Multiple Taiwanese tea sellers and farmers have told me this year is the year for good Baozhong. Today’s review is a comparison between Floating Leaves Tea‘s Farmers Choice and Competition Baozhong. One of Floating Leaves Tea’s popular oolong is the Farmer’s Choice Baozhong. Year after year, Farmer’s Choice Baozhong is a high body and reliable oolong, that is much cheaper than the Competition grade, which makes it a great buy. With killer Baozhongs this year, Competition Style Baozhong might give Farmer’s Choice a run for its money. To be honest, I find Baozhongs just too green for me, so I usually … Continue reading, hoot!
Last year’s Floating Leaves Tea Silver Needle didn’t catch my attention, however with just seeing the leaves of 2017’s batch got me excited. I was visiting Floating Leaves Tea and the owner, Shiuwen, showed me the bulk bag of the new 2017 Spring Silver Needle. The fuzz that was flying around was crazy. You probably need to wear a dust mask if you are going to deal with this Silver Needle for an extended amount of time. I had a sample in store, but forgot to buy some. On my next visit I bought an ounce to play with. Dry Leaf … Continue reading, hoot!
Floating Leaves Tea is the place for oolong, but if you want their best it is their Dong Dings and roasted teas. I’m no stranger to their Winter Charcoal Dong Ding that is thrice roasted, it is a tea that I’ve tea drunkenly purchased twice (too bad not thrice) despite having some already, and one I’ve enjoyed in shop a few times. Shiuwen Tai of Floating Leaves Tea has told us many tales of the Charcoal Master who made this tea, as well many other stories of Dong Ding Mountain. However those stories are not mine to tell. If you are interested in … Continue reading, hoot!
I frequent Floating Leaves Tea quite often and I didn’t know she carried this tea until I was at the Seattle Tea Festival. I can’t remember how it went, it must of been on sample, and I was super tea drunk. Red Peony is a Ruby 18 cultivar, which is usually made into black tea, but is processed like a bai mu dan white tea. WHAT IS THIS SORCERY?! I haven’t even heard anyone do that to a Ruby 18, even then Ruby 18 is a newer tea that you don’t see that often to begin with as people seem to … Continue reading, hoot!
I’m up to no good. I’ve been collecting Taiwanese Black teas for a rainy day like today. I’m gonna brew a bunch up together and see how it goes. It is thundering outside, as long as I got a mobile data and enough kettle water I’m good. All the Taiwanese Blacks were obtained from local Pacific Northwest tea sellers – two Seattle and a Portland one. The Seattle teas I purchased in person, and Totem Tea mailed me a sample of their Ruby 18. These are all 2015 teas just to be fair. I have more Sun Moon Lake and Ruby 18 kicking around but they … Continue reading, hoot!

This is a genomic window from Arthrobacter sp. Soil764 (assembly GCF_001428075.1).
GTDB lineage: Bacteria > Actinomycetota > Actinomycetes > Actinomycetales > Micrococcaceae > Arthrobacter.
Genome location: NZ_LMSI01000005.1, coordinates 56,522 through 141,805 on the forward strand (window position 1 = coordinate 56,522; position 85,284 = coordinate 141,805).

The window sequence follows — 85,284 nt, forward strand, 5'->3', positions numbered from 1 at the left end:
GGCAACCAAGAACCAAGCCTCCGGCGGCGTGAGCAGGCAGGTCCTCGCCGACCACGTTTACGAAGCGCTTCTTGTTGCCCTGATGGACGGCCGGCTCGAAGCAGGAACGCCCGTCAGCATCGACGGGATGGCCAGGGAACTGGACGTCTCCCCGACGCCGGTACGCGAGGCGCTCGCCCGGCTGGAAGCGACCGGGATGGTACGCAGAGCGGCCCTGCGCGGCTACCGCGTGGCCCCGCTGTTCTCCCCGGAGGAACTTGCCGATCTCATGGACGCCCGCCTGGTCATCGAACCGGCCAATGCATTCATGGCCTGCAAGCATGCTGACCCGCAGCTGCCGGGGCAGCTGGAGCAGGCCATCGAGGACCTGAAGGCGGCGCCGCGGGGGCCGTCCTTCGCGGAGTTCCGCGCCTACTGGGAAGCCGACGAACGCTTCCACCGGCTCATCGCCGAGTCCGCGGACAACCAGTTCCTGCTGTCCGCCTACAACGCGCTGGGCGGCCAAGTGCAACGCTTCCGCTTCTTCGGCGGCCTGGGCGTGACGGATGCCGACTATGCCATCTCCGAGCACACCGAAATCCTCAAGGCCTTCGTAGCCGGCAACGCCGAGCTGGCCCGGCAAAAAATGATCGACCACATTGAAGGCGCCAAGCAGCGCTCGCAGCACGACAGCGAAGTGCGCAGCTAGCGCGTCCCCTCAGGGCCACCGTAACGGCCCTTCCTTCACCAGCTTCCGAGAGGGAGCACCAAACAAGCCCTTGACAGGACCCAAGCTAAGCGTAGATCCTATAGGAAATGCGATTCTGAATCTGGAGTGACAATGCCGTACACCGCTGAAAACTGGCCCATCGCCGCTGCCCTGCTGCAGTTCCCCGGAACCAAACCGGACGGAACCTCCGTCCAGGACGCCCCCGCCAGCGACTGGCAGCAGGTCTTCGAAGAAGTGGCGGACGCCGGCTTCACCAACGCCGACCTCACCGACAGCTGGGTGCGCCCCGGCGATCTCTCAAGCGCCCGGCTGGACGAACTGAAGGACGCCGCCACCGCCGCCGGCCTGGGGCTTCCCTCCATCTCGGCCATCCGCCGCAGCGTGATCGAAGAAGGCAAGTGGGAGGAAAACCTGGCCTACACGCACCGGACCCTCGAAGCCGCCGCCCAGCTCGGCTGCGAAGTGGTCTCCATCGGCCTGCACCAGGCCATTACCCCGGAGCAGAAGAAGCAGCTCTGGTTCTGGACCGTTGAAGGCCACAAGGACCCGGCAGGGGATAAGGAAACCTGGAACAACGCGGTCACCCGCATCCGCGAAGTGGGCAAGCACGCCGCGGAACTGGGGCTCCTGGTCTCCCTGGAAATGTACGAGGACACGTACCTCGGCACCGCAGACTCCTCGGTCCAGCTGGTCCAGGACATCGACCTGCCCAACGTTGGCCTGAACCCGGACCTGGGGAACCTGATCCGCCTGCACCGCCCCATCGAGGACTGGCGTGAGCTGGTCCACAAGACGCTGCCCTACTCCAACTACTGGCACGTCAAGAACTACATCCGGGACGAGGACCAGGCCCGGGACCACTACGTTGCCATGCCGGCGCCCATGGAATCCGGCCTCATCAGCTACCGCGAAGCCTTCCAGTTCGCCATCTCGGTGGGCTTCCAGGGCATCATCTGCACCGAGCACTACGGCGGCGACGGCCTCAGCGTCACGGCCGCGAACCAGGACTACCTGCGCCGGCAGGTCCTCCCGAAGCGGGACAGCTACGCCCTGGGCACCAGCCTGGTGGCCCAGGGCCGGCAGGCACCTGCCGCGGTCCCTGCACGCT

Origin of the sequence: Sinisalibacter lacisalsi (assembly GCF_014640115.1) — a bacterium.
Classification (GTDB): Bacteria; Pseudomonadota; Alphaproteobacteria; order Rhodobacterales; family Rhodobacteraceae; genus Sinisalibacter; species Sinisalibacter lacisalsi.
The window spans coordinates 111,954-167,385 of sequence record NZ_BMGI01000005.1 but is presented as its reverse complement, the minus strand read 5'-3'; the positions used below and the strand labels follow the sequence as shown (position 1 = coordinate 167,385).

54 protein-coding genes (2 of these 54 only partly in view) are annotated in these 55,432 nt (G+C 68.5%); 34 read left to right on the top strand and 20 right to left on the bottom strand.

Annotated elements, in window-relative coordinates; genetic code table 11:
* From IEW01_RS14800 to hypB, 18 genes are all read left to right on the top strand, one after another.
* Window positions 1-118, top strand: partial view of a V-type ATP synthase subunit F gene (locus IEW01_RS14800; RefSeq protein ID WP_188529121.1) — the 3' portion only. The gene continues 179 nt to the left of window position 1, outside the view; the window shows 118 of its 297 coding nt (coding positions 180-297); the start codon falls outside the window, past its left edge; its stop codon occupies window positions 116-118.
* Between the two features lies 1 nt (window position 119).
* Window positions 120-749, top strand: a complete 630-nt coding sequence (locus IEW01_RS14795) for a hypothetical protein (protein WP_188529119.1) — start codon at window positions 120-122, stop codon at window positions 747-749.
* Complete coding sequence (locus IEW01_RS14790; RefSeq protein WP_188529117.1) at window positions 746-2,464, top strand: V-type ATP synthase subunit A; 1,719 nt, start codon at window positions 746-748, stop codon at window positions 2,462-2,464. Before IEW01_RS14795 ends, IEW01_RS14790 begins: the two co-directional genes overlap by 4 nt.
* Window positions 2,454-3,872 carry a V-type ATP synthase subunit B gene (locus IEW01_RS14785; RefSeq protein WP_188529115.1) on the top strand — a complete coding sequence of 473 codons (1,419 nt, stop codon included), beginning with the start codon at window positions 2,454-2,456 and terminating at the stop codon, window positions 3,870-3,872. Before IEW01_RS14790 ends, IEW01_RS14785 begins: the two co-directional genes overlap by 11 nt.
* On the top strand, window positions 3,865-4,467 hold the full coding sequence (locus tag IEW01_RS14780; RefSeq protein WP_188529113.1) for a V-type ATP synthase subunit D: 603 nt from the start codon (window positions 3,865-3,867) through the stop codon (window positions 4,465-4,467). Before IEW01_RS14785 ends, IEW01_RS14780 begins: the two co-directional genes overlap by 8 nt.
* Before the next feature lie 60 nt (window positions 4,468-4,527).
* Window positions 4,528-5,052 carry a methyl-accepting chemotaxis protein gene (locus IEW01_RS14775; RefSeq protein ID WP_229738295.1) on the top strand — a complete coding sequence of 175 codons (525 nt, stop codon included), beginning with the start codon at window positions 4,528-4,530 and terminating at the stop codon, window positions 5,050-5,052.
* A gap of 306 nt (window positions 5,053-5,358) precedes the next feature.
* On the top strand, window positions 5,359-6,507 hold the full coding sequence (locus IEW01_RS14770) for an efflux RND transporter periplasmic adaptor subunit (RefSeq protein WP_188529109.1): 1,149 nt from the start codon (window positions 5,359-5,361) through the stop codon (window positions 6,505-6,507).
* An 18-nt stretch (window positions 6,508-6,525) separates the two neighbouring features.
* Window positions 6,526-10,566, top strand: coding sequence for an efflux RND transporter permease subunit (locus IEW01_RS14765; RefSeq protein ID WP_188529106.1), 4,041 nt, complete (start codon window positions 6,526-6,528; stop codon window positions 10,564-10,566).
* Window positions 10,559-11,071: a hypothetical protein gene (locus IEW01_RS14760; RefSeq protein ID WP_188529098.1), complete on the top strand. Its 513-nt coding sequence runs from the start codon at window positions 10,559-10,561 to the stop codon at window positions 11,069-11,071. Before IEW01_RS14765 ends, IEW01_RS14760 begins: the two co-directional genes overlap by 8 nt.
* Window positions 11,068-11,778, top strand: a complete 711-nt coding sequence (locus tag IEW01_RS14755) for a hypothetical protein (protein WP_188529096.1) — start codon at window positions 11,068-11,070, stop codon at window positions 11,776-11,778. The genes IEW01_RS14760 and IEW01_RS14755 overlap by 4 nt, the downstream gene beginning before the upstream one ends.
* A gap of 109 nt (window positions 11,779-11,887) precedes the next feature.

My second visit to Floating Leaves Tea was to one of the monthly tea tasting classes, which was a blind tasting of 2016 baozhong and high mountain oolong. I thought a blind tasting is the best way to figure out what oolong you like without bias of the mountain, grades, and price. It is really cool that Floating Leaves Tea has classes. The class I went to was 7 people including myself. We were the second class of the day as the first one was full. Tasting the tea was great, learned some things, but it was also great to meet … Continue reading, hoot!
Since arriving in Seattle, I have visited Floating Leaves Tea twice – the place is just that cool! Floating Leaves Tea is located in the Ballard area of Seattle. Ballard is a little out of the way to get to from downtown Seattle, but once you are there it is a fun area with lots of interesting shops and food. Floating Leaves Tea’s shop is small, but the first time I walked in I was greeted by the scent of roasted tea – the owner Shiuwen was roasting some oolong in the shop! Fresh roasted tea has such a nice smell! … Continue reading, hoot!